Wednesday, June 30, 2010
Devils Re-Up Clarkson, Get Prepared For Free Agency
By: Tim Brennan
New Jersey took care of one of their priorities by signing right winger David Clarkson to a three year deal that reportedly will pay him $8 million over the course of the contract. Clarkson has been a staple with the franchise so it's no surprise that the Devils would keep him in the fold. Considered to be an agitator, Clarkson stumbled through the 2009-10 campaign due to two seperate leg injuries, costing him 36 games. He ended the season with 11 goals and 24 points in the remaining 46 games.
The only thing holding Clarkson back from being a true offensive force is the fact that he doesn't possess the skill set of a scorer and because of his no holds barred playing style, he tends to take too many bad penalties. Now Clarkson has 3 more years to prove that he can become a 20 goal, 50 point power forward for one of the most offense deprived teams in the league.
Now that that situation is squared away, GM Lou Lamoriello can deal with other issues of great concern. The Devils once again bowed out gracefully in the first round and there were lots of expectations of dominance in the post-season for this team, especially after the acquisition of Ilya Kovalchuk. But Kovalchuk's conflicting style to the Devils defense first attitude proved to be a recipe for disaster and the 27 year old Russian sniper disappointed in the Eastern Conference Quarterfinals against Philadelphia.
Lamoriello isn't looking to change the team up by offering a huge contract to a superstar player so Kovalchuk won't be back. The Devils always make smaller moves that fly under the radar and prove to be impressive. The signings of Rob Niedermayer and Dean McAmmond last offseason helped to fill in holes in the forward area. Niedermayer had 10 goals and 22 points in 71 games, his best output since 2005-06 while playing in Anaheim. Same goes for McAmmond, who was an ace in faceoffs and posted 17 points in 62 games, more points than he had in the previous two seasons combined. These two will play into Lamoriello's plans and it's more than likely that he will retain one, if not both, for the upcoming season.
The key issue on Lamoriello's plate is the dilemma of signing Paul Martin before he goes on the open market July 1st. Martin missed most of the season with a broken left arm and only managed to play 22 games. New Jersey's 2nd round draft choice from 2000 is reportedly set to test the free agent waters and will command plenty of attention from teams looking for a top 2 defenseman. Martin plays big minutes and is extremely mobile, one of his many strengths. There are a plethora of teams searching for a defenseman of Martin's caliber and some like Ottawa, Phoenix, Nashville and Washington might be losing a key defenseman to free agency so they might offer a contract to replace the void. Whatever happens, Lamoriello will not spend alot of money just to keep a player from being snatched away and if Martin asks for $5-6 million a season, the Devils will pass.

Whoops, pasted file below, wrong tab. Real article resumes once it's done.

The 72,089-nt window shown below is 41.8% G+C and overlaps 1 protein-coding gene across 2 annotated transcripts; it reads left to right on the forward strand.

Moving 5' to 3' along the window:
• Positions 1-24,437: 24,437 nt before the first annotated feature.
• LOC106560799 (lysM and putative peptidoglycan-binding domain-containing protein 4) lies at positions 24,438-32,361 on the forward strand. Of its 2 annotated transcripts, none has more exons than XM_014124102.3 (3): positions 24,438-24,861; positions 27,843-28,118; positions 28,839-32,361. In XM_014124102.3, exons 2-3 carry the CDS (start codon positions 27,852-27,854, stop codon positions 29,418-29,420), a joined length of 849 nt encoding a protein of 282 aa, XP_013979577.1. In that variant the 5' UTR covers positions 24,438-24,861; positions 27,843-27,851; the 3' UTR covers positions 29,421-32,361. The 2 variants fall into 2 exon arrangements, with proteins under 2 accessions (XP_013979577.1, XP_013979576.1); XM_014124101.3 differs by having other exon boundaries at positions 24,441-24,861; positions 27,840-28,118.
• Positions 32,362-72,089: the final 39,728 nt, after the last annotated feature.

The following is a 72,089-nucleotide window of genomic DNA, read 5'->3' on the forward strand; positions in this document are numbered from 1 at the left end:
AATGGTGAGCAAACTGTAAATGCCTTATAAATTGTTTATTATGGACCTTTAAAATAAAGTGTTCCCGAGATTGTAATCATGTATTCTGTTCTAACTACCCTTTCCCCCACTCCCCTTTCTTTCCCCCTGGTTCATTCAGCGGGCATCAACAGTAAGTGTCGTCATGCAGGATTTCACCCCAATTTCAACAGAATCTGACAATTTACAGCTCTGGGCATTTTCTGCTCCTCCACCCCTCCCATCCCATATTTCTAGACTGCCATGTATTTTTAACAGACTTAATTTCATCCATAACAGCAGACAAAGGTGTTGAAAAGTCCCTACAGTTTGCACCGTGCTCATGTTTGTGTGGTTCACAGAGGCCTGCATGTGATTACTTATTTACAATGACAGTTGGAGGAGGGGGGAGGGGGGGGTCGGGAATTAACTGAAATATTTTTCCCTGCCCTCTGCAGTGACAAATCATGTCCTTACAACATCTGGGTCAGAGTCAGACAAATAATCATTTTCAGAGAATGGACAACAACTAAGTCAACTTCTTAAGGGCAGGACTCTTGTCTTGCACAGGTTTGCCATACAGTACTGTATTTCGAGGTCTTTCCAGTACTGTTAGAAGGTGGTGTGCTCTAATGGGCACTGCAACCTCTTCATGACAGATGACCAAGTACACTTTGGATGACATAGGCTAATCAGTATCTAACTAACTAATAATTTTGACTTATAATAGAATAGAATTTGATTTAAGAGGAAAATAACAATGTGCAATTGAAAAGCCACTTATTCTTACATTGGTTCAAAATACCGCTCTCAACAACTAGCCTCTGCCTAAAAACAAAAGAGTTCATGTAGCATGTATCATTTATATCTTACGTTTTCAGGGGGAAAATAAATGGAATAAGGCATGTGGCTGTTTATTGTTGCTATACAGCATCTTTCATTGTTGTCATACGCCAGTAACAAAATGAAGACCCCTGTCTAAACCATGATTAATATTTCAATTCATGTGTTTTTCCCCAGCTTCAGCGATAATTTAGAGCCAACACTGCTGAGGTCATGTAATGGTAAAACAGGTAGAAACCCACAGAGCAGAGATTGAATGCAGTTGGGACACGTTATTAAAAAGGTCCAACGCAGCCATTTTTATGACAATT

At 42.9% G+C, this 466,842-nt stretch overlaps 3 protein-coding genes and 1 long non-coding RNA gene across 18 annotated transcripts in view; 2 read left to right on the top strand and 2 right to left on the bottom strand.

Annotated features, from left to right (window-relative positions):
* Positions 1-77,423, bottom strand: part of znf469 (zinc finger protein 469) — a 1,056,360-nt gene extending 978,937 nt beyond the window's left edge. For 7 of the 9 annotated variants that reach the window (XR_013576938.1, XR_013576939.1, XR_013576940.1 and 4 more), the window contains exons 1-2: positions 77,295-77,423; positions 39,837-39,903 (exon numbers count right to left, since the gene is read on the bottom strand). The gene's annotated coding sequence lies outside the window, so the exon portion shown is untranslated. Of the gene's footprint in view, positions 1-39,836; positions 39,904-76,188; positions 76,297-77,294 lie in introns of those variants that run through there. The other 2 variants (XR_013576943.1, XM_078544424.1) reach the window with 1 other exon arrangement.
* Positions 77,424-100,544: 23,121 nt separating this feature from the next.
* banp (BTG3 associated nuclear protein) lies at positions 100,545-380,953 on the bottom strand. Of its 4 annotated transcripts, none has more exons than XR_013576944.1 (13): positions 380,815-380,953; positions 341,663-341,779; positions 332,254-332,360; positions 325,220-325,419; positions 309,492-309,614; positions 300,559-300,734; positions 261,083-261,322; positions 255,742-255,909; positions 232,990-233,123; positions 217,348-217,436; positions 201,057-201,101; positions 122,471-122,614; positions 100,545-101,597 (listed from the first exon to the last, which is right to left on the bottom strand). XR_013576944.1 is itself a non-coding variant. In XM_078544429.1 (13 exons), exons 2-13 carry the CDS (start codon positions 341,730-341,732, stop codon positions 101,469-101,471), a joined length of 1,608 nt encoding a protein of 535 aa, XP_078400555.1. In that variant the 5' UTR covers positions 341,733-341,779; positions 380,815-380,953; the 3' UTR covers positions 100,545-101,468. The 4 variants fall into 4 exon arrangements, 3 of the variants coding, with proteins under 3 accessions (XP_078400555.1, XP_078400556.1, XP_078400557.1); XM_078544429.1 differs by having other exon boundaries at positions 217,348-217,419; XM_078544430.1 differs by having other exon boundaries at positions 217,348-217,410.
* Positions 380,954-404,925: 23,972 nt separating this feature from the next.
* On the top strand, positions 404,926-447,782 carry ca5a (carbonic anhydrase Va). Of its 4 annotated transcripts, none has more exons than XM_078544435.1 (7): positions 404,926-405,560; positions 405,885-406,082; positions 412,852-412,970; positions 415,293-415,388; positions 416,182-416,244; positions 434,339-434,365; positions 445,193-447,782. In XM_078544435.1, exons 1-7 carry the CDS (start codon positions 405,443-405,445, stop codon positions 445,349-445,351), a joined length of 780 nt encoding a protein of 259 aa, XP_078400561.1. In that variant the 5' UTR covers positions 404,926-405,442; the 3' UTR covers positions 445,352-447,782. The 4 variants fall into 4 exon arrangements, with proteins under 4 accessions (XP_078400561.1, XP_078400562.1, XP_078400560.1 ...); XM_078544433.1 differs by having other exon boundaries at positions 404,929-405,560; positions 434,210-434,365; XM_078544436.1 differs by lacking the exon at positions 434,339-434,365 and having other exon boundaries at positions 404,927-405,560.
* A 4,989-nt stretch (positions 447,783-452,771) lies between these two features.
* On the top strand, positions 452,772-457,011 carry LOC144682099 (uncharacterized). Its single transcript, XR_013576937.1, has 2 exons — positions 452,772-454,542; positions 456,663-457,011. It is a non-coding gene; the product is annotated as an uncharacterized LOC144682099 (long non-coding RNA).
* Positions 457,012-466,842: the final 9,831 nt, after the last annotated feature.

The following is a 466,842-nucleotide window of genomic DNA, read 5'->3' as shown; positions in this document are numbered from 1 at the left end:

Other areas of concern focus on adding another scoring winger into the mix along with a stable backup for Martin Brodeur. The Devils are solid at center with Travis Zajac, Dainius Zubrus and now Jason Arnott filling the middle but need to try and pull a scorer towards the direction of New Jersey.
The Devils traded away two highly touted prospects this season in Niclas Bergfors and Matt Halischuk, both of which are wingers and put up great stats. Bergfors tallied 13 goals and 27 points in 54 games with the Devils before becoming part of the deal that sent Kovalchuk to New Jersey. In the 27 games in a Thrashers uniform, Bergfors picked up 17 points and impressed the coaching staff with his durability and instant chemistry with Nik Antropov.
Halischuk, while playing in Lowell of the AHL, scored 14 goals and 29 points in 47 games and joined New Jersey for 20 games, but only mustered 2 points. The Devils now have to replace those two and would be better suited getting someone with a few seasons in them, such as Phoenix's Lee Stempniak, Detroit's Jason Williams or Calgary's Chris Higgins.
Meanwhile the search for a compatible backup to suit Brodeur's needs ventures on. In the past decade, Brodeur has seen 7 different goaltenders ride the bench with the latest being Yann Danis. Although being involved in 12 games, posting a 3-2-1 record and commendable stats of a 2.06 goals against average and .923 save percentage, coach Jacques Lemaire didn't trust Danis to carry the load when Brodeur was sitting out, resulting in the small amount of games played. It's anyone's guess what new coach John MacLean has to say about this issue and whether he feels that Brodeur should be playing 65-70 games a season this late in his career.
For the betterment of the team, Lamoriello needs to make a decision about who will backup Brodeur so as to give the future Hall of Famer more rest before the playoffs. The past couple of seasons Brodeur has been started almost every game and runs out of gas at the end, resulting in poor results during the playoffs. Prospect Jeff Frazee might get a promotion due to a strong performance for Lowell in 2009-10, picking up 28 wins in what was a subpar season for the team. If they choose not to go with Frazee, then they might want to sign a veteran for the upcoming season.
The Devils should consider re-signing Mike Mottau as well, who proves that a player making slightly above minimum wage can repay his team with excellent play. His versatility makes him a hot commodity and the former Hobey Baker Award winner has great offensive instincts from the point.